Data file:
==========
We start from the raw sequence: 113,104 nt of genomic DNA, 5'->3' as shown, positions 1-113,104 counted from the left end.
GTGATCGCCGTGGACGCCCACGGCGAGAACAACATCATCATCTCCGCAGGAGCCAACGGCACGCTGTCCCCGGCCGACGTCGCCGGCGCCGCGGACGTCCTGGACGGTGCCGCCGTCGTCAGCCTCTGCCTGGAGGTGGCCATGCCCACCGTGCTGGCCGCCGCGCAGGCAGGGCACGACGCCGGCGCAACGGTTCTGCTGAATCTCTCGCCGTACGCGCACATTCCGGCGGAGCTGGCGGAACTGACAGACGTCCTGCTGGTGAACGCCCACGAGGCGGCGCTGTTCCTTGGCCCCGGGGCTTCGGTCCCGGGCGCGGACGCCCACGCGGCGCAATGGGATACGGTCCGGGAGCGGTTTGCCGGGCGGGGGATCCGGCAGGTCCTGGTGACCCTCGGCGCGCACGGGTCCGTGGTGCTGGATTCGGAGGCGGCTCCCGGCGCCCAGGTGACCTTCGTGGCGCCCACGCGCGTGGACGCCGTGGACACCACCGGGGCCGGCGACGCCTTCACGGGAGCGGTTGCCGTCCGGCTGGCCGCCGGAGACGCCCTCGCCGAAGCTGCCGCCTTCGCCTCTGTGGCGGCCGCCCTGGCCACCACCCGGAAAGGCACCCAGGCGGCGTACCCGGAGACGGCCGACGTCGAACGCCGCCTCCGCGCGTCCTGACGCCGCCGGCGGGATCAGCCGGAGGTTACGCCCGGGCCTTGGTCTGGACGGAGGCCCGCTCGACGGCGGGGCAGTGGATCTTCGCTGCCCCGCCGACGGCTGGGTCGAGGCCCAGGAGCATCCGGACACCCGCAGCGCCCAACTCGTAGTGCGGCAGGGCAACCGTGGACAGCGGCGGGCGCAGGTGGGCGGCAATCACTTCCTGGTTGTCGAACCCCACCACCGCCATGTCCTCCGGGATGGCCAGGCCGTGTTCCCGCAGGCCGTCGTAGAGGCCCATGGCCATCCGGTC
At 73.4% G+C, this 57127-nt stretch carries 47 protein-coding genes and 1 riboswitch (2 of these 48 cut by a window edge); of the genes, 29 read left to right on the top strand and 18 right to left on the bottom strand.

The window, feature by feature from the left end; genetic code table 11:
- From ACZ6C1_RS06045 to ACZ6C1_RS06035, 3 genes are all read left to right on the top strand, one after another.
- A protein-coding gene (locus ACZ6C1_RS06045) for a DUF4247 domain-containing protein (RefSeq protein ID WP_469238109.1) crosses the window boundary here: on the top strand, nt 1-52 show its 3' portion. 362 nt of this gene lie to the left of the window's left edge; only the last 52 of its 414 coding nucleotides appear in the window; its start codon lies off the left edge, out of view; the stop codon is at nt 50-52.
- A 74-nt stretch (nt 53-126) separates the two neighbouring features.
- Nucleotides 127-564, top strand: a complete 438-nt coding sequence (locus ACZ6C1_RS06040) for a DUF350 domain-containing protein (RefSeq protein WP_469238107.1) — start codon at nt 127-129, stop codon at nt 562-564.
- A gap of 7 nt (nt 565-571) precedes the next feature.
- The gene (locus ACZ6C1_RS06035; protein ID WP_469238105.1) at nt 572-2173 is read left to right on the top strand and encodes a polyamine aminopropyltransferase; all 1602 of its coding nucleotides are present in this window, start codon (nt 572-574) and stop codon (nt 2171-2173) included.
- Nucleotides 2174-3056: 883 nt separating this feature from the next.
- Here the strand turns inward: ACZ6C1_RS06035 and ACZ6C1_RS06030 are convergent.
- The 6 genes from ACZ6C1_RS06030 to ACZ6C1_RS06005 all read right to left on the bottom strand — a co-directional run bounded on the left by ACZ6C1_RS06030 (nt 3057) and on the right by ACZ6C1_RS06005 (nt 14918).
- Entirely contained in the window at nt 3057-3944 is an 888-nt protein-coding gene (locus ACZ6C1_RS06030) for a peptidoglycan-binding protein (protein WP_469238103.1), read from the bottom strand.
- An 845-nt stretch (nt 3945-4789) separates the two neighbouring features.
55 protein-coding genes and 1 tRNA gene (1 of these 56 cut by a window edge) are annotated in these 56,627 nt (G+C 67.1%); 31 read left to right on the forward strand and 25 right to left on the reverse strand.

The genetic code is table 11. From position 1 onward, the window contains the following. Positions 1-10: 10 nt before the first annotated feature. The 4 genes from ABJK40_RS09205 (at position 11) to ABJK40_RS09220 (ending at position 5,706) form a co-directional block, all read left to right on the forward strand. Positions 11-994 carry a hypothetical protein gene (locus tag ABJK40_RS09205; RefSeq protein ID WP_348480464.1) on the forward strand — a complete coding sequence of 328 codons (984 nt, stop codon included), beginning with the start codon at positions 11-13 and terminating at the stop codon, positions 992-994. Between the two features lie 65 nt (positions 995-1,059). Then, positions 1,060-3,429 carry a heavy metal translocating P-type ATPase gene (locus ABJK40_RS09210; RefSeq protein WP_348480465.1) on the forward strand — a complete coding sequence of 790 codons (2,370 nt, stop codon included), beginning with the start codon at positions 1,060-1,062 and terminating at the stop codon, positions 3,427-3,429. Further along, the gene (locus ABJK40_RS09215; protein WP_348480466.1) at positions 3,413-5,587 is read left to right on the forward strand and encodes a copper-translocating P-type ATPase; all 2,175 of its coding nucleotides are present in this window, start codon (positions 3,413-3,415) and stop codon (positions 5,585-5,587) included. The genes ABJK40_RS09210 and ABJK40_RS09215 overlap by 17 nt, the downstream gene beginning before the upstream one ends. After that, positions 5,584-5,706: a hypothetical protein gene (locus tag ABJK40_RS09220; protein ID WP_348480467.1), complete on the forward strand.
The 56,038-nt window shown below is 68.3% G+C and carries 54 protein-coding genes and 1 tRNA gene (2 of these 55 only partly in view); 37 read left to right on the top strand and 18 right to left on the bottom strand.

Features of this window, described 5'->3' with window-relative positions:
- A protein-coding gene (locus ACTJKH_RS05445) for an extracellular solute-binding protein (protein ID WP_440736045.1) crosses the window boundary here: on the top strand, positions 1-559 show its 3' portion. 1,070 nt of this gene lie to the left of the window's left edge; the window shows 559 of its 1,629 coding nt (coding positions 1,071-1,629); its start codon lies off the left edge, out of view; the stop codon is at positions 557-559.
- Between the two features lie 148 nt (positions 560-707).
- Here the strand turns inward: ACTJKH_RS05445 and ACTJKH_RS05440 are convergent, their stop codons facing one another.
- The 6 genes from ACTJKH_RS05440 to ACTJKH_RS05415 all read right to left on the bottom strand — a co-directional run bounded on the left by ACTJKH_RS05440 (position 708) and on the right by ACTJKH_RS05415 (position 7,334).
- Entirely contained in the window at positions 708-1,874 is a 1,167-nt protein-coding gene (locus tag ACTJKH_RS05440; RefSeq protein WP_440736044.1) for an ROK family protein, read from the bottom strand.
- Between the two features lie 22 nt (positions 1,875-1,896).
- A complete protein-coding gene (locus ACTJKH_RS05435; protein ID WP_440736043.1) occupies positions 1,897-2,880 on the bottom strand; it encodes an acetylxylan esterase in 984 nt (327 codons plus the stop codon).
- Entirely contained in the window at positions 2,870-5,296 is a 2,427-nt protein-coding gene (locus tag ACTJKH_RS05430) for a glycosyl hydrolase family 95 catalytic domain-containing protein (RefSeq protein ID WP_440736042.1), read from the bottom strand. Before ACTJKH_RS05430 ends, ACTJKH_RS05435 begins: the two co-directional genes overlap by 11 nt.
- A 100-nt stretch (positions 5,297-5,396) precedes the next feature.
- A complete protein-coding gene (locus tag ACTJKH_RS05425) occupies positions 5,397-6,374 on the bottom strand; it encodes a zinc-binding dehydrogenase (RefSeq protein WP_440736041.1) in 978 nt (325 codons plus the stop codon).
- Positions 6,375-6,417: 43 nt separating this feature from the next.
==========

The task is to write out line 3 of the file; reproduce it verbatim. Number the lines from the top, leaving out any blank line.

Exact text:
At 73.4% G+C, this 57127-nt stretch carries 47 protein-coding genes and 1 riboswitch (2 of these 48 cut by a window edge); of the genes, 29 read left to right on the top strand and 18 right to left on the bottom strand.